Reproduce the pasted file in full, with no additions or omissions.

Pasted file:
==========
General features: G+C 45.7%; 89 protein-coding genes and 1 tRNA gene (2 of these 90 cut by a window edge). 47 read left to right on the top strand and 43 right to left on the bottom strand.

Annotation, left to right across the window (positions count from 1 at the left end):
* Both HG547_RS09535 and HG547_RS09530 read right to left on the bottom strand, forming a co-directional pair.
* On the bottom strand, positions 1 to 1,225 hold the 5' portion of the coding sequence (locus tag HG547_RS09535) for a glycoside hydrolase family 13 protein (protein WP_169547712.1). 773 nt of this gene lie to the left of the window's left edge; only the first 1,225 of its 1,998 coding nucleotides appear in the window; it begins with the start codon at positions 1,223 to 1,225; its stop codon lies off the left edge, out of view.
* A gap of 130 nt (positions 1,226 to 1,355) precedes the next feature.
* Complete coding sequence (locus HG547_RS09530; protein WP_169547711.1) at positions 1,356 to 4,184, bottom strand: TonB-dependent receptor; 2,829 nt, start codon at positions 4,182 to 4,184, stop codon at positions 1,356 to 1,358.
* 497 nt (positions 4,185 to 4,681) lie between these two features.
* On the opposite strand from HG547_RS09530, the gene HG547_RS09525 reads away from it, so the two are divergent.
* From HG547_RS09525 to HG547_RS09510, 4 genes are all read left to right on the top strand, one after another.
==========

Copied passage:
General features: G+C 45.7%; 89 protein-coding genes and 1 tRNA gene (2 of these 90 cut by a window edge). 47 read left to right on the top strand and 43 right to left on the bottom strand.

Annotation, left to right across the window (positions count from 1 at the left end):
* Both HG547_RS09535 and HG547_RS09530 read right to left on the bottom strand, forming a co-directional pair.
* On the bottom strand, positions 1 to 1,225 hold the 5' portion of the coding sequence (locus tag HG547_RS09535) for a glycoside hydrolase family 13 protein (protein WP_169547712.1). 773 nt of this gene lie to the left of the window's left edge; only the first 1,225 of its 1,998 coding nucleotides appear in the window; it begins with the start codon at positions 1,223 to 1,225; its stop codon lies off the left edge, out of view.
* A gap of 130 nt (positions 1,226 to 1,355) precedes the next feature.
* Complete coding sequence (locus HG547_RS09530; protein WP_169547711.1) at positions 1,356 to 4,184, bottom strand: TonB-dependent receptor; 2,829 nt, start codon at positions 4,182 to 4,184, stop codon at positions 1,356 to 1,358.
* 497 nt (positions 4,185 to 4,681) lie between these two features.
* On the opposite strand from HG547_RS09530, the gene HG547_RS09525 reads away from it, so the two are divergent.
* From HG547_RS09525 to HG547_RS09510, 4 genes are all read left to right on the top strand, one after another.